Kevin Drum reports that California restaurant owners want the minimum wage to tipped employees reduced. While I generally agree with Kevin's assessment (that any idea that the restaurants would pass those wages on to other, non-tipped employees is laughable, and that I'm generally getting sick of the whole "Anything that makes our stock price go up is good" thing that's infecting our business culture), I'm not sure that Kevin's view of the income such workers make is accurate.
Now, I'm in New York and not California, so it may well be that he's right, as far as California goes. I was shocked to see that California mandates an hourly minimum of $6.75 for tipped employees, because here in New York that figure is $2.90 an hour. That's right, servers in New York get paid less per hour than the regular minimum wage, and they are expected to make up the difference in their tips. They are required to claim the amount of tips they make at the end of each shift, and in the event that this amount is not enough to bring their total hourly rate for the shift up to minimum ($5.25, last time I needed to know this), the restaurant is required to make up the difference.
Servers at the restaurants where I managed would occasionally try to either underclaim their tips so as to force us to pay them the difference, or at least they would complain that they weren't making the hourly difference in the middle of the shift. Our response was this: To equal the hourly minimum in an standard, eight-hour shift, a server must be able to make all of $19 in tips, and a server who can't make $19 in tips, in eight hours of waiting tables, is probably a server who doesn't belong waiting tables in the first place, unless something has happened in that shift to utterly kill business for that day. How much work does this entail, then? Well, if that server waits on just one table each hour (a stretch of an assumption), and that table spends just $20 (a fairly median amount in the restaurants I worked) and tips the straight 15%, that server will make $24 in tips, which is more than the amount needed to make minimum.
Of course, that's just cranking numbers to get to minimum. That has nothing to do with the more elusive idea of a "livable" wage, and whenever Kevin posts something about low-income workers, his comments are invariably filled with people who are under the impression that even in urban areas like Southern California one can live just fine on the minimum wage. In my restaurant experience, servers were always the highest paid employees (when you factored in tips), and in the largest volume restaurant of mine (Bob Evans, a family-style restaurant that's big in the East, Midwest and is growing in the South), my very best servers ended up grossing more than everyone else including the General Manager. So, I rather doubt that Kevin's on the right track when he says that "the overwhelming majority of waiters make only a few bucks an hour in tips".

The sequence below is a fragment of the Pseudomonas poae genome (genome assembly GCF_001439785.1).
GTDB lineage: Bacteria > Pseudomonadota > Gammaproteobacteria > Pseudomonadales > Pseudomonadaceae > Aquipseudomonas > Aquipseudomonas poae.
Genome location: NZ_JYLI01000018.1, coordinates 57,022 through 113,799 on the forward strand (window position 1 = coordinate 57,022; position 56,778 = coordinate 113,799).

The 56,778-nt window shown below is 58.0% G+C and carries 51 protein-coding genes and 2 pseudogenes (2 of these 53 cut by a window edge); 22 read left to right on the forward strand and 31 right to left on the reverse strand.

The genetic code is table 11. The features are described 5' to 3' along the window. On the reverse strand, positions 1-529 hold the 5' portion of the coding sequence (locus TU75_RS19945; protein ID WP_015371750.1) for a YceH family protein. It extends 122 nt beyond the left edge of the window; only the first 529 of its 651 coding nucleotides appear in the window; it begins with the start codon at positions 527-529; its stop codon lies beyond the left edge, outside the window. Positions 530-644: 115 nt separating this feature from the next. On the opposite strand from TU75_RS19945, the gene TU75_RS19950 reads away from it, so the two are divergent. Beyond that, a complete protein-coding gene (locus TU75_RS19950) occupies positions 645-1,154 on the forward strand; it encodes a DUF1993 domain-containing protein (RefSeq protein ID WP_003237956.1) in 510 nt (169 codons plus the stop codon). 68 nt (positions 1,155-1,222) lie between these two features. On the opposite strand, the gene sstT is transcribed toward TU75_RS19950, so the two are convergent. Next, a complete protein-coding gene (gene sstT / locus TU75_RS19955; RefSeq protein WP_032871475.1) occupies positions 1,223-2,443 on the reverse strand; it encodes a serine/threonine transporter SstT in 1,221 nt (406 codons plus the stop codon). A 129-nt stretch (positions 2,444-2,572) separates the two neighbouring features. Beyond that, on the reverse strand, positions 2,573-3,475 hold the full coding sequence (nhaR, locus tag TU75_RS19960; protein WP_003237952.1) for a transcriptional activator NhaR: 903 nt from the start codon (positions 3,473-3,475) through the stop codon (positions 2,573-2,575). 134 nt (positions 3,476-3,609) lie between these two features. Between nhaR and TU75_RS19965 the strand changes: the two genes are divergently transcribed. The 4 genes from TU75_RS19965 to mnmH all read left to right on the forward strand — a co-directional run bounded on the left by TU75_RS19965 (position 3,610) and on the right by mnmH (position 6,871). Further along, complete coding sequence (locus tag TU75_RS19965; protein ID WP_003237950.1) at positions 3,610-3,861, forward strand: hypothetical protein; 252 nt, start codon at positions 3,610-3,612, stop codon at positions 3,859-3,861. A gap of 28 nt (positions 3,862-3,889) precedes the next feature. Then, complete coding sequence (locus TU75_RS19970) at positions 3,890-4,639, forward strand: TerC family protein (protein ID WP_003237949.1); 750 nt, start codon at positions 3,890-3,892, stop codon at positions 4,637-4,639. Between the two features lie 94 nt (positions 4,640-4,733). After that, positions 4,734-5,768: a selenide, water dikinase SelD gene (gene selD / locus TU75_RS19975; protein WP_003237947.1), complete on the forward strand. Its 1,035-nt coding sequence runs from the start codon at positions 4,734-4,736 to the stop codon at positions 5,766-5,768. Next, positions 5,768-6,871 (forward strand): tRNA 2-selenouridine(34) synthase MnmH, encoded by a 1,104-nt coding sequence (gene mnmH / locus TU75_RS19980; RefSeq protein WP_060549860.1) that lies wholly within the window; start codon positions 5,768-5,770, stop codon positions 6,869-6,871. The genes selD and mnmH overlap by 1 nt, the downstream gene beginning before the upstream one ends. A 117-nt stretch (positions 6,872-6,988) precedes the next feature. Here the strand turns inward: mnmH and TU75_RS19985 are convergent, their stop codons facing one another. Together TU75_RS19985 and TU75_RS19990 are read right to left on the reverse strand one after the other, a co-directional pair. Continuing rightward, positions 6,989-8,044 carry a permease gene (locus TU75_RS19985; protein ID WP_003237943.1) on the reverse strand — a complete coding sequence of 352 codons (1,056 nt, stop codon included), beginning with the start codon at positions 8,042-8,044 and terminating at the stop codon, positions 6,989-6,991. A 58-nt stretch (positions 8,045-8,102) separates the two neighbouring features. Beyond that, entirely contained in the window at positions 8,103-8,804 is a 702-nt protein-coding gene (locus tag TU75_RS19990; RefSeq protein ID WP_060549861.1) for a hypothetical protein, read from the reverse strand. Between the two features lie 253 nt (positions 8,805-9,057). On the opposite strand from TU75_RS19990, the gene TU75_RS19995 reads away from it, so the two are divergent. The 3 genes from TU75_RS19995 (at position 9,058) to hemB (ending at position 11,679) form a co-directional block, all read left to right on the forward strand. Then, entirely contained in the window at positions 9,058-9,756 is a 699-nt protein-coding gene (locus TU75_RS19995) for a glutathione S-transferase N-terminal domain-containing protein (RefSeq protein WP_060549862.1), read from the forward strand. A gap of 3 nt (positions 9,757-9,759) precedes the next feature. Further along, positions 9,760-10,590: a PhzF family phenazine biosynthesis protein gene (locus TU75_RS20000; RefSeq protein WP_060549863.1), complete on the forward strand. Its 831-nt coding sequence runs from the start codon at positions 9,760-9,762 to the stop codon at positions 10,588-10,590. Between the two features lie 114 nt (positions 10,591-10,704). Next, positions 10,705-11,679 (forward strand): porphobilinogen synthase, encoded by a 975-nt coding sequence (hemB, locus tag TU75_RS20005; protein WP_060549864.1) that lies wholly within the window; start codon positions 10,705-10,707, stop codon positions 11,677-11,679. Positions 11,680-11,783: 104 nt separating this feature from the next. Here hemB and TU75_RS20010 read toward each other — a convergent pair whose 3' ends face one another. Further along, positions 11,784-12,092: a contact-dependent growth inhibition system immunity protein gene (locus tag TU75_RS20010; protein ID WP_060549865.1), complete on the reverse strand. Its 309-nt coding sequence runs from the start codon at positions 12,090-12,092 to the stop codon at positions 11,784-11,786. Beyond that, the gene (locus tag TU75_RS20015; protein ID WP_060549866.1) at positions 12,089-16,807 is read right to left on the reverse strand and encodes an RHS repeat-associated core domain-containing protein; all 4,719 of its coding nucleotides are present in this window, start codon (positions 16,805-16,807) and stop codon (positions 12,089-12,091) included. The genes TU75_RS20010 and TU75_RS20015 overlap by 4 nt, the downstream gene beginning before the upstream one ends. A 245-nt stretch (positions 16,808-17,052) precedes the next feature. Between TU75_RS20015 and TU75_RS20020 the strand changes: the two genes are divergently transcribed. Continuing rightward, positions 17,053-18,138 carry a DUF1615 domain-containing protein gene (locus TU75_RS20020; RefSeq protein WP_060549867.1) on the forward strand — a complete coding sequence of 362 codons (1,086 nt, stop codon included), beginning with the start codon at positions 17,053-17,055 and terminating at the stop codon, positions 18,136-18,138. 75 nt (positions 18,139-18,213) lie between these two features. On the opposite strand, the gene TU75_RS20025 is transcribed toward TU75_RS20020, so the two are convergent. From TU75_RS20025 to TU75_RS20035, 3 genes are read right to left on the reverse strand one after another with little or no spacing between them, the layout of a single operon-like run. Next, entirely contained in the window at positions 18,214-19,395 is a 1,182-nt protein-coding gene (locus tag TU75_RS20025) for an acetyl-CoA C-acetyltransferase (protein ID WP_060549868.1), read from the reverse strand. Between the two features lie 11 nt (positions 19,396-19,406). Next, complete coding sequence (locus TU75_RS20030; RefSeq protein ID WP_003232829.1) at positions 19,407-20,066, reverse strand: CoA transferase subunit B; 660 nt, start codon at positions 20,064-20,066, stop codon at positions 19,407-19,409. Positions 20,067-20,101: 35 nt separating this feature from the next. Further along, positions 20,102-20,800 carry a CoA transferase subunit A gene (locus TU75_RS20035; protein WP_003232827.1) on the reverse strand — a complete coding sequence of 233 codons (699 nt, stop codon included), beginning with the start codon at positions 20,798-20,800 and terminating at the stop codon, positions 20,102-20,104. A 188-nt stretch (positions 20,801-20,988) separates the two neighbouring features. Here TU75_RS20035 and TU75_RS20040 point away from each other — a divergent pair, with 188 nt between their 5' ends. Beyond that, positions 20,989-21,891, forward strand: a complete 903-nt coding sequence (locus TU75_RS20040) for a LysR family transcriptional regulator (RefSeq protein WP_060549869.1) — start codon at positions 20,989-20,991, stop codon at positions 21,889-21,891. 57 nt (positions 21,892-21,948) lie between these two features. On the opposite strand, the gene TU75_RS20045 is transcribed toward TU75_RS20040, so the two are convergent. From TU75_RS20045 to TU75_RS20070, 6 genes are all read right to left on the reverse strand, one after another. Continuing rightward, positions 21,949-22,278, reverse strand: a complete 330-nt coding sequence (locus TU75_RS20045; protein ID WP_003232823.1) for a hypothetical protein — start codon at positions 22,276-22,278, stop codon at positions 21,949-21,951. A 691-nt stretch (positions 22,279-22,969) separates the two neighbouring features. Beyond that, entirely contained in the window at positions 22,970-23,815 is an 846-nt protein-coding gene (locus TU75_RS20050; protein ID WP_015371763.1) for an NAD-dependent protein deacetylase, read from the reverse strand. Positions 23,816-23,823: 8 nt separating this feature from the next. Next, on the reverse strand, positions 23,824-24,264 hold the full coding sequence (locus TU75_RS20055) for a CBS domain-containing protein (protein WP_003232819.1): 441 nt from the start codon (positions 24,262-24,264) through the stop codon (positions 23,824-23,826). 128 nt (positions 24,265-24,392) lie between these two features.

(I should note that I never worked in a restaurant where servers shared tips with bussers, cooks and dishwashers, though. I know that practice exists, but I never saw it in play.)
I always had a tough time, as a restaurant manager, reinforcing the idea with my servers that they are in control of their compensation, because my general experience was that they were not. Tipping has become something of a robotic impulse these days, and few people really seem to put thought into how much to tip when it's time to pay the bill; they just do the 15% thing in their head (easy in New York, because all you have to do is double the sales tax, and you've roughly got the tip amount) and leave it at that. Large parties, though, very often seem to undertip, which is why many restaurants simply charge the gratuity up front for parties of a certain size or higher.
And servers, it must be admitted, can get a bit on the greedy side. If a customer came in and merely had a bagel and coffee, which came to something like $2.50, the server would occasionally scoff at the fifty cents the guy left behind, and they would be unmoved by my pointing out that they were tipped above the 15%. And income tax time always made for a fun period for us restaurant managers, because servers tend to be united in their belief that tip income should be tax-free. (They all believe this. They may not admit it, but believe me, they believe it.) Thus they were forever trying to figure out how to claim just enough to make the minimum and not one penny more. The IRS, though, has its own way of doing things: the dreaded "Allocated Tips" business, wherein the government assumes that a server working X hours should make $Y in tips, and if they claim less than that, the government simply taxes them on $Y anyway, often leaving the servers behind on April 15 if they ignored our warnings that this might happen. Every year, at least two servers in each restaurant I worked could be counted upon to run afoul of that little problem, and as every penny of my income was taxed as I made it, I never felt one jot of sympathy for them.
One last note: One of Kevin's commenters scoffs at the idea of paying servers too much, asking, "How much do you need to pay unskilled labor?" I really loathe the idea that servers are "unskilled". Managing a section of dining room, seeing that the customers there receive the correct items in timely fashion and insuring that their experience in the restaurant is a pleasant one, requires a great deal of skill. No, it's not surgery or writing computer code, but it's a skill, and believe me, not everyone has it, not by a damned sight. Those people carrying the trays in the restaurants aren't unskilled schlubs, they are people, and dammit, they should be treated and viewed accordingly.
* A myth exists that the word "tips" is actually an acronym for this phrase. This is false.